“In terms of absolute numbers of lives saved, it certainly isn’t the highest,” Mr. Ditlow said. “But in terms of emotional tragedy, backover deaths are some of the worst imaginable. When you have a parent that kills a child in an incident that’s utterly avoidable, they don’t ever forget it.”
Automakers began offering backup cameras only about a decade ago, by using the in-dash navigation screens that had become popular on luxury models. The feature has become increasingly popular as companies found more inexpensive ways to display camera images to a driver, such as on a screen hidden in the rearview mirror.
For the 2012 model year, 45 percent of vehicles offer a rearview camera as standard equipment, according to the automotive research Web site Edmunds.com. It is an optional feature on 23 percent of models.
Safety advocates said a mandatory camera is long overdue. “We wouldn’t buy a car if we couldn’t see 30 or 40 feet going forward,” said Janette Fennell, the founder of KidsAndCars.org. “We’re taking this big lethal weapon going in reverse, and we can’t see.”
The new requirement stems from a 2008 law, the Cameron Gulbransen Kids Transportation Safety Act, named for a 2-year-old boy who died in 2002 when his pediatrician father was backing a sport utility vehicle into their driveway. The law required the N.H.T.S.A. to set standards for rear visibility, which had never been regulated.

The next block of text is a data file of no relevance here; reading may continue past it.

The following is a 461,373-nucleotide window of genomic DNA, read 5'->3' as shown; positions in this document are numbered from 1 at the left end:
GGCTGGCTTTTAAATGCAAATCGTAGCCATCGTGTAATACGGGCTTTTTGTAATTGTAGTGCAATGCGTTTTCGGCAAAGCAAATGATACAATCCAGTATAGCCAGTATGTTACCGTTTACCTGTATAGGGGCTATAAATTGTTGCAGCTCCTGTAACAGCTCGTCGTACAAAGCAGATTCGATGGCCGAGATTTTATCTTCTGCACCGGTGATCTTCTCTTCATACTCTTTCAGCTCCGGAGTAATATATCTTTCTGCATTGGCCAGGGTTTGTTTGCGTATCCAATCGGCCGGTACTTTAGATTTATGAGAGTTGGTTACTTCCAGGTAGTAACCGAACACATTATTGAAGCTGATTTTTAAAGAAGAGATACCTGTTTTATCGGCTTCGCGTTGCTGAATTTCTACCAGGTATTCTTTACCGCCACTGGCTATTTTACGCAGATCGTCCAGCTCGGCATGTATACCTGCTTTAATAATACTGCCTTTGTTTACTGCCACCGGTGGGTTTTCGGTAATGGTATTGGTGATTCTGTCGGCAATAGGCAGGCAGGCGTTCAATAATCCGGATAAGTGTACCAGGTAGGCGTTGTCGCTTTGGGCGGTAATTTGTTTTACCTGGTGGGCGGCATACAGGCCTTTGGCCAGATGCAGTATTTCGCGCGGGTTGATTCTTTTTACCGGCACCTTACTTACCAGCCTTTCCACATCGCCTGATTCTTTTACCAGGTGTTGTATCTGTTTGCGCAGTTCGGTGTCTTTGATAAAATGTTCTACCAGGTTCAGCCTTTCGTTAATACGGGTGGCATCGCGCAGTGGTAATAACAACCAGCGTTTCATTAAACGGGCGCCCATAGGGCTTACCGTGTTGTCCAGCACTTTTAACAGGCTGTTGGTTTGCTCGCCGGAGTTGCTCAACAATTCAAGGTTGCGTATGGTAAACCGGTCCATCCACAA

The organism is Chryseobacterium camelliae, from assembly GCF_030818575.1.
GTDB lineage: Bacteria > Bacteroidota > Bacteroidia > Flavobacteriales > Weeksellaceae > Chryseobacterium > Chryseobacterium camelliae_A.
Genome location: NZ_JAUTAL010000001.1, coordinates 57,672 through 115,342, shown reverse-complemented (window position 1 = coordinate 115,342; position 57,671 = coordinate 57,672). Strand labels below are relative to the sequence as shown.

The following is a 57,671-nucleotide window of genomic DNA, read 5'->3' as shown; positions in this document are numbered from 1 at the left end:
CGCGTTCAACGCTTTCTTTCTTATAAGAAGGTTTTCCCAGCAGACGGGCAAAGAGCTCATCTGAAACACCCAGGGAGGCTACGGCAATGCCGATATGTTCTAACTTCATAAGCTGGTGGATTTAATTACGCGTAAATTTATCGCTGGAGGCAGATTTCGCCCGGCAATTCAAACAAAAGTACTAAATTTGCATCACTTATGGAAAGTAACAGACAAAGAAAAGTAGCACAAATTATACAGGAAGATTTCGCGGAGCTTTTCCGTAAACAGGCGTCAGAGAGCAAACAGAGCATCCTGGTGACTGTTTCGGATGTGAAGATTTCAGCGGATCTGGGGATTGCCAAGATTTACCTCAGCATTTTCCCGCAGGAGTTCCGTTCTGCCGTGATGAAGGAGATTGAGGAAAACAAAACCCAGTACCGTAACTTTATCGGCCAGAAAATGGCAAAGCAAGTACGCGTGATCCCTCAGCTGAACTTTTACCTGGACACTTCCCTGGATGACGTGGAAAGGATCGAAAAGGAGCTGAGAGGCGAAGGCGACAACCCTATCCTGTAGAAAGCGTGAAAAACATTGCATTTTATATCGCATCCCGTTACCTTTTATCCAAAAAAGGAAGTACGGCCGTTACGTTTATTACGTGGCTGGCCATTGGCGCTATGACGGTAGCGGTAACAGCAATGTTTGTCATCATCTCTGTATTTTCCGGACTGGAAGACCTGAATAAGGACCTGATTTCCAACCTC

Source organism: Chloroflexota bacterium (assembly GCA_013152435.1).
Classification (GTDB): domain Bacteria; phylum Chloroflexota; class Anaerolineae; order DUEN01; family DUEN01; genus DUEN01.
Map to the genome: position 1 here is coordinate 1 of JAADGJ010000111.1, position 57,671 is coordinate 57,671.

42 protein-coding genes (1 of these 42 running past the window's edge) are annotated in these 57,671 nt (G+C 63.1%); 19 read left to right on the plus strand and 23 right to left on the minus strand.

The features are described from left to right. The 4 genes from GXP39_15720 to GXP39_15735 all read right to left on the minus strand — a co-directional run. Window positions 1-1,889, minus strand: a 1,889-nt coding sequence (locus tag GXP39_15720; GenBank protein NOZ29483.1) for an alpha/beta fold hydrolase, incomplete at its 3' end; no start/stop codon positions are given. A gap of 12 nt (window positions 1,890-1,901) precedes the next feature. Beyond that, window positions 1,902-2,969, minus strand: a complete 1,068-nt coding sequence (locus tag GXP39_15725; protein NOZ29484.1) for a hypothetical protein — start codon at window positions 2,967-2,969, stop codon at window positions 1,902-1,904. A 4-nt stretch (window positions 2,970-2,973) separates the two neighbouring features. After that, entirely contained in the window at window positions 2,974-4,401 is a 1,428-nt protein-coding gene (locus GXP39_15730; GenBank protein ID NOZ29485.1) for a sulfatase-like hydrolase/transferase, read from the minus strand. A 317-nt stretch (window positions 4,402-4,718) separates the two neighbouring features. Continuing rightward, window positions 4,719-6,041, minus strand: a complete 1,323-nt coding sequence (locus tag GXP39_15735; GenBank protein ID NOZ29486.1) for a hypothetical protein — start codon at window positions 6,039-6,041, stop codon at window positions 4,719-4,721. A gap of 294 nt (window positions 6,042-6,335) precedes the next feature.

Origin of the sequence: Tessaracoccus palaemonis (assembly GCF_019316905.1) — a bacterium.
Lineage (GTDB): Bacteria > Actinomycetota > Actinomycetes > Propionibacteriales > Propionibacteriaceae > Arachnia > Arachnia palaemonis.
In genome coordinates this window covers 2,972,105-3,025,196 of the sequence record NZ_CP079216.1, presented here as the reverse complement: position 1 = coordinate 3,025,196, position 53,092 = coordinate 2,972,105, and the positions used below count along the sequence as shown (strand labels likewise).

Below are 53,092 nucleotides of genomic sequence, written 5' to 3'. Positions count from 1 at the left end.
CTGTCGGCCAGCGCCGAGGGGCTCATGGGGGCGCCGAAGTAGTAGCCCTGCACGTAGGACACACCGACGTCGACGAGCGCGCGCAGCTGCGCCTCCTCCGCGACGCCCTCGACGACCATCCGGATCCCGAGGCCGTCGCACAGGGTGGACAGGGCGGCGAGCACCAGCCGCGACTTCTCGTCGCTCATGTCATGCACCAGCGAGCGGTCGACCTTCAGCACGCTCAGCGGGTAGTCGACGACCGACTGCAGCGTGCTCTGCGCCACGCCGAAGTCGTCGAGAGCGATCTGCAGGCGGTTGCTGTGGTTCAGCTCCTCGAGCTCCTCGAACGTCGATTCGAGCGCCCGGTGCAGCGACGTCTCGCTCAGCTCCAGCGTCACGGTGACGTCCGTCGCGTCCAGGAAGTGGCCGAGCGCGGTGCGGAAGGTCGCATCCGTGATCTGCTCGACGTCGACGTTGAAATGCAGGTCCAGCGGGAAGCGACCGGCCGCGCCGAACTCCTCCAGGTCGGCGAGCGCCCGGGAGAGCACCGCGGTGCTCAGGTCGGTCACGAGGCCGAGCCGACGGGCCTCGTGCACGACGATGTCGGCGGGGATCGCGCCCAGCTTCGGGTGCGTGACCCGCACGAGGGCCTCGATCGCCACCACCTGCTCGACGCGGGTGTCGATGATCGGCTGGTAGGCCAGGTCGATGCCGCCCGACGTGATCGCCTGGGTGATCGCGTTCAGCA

In urging Congress to help reduce backover injuries, KidsAndCars created a public-service announcement showing that 62 children could fit behind a large S.U.V. without being visible to the driver in any of the mirrors.
Although they account for a small fraction of the deaths that result from automobile crashes, backovers are the most common cause of off-road deaths involving children and vehicles, according to KidsAndCars. The number of reported child fatalities attributed to backovers totaled 448 in the years 2006 through 2010, a sharp increase from 88 in a four-year period a decade earlier, the group said.
In many cases, the incidents involve a phenomenon that safety advocates call “bye-bye syndrome,” when a child runs outside to wave to someone driving away, without that person’s knowledge.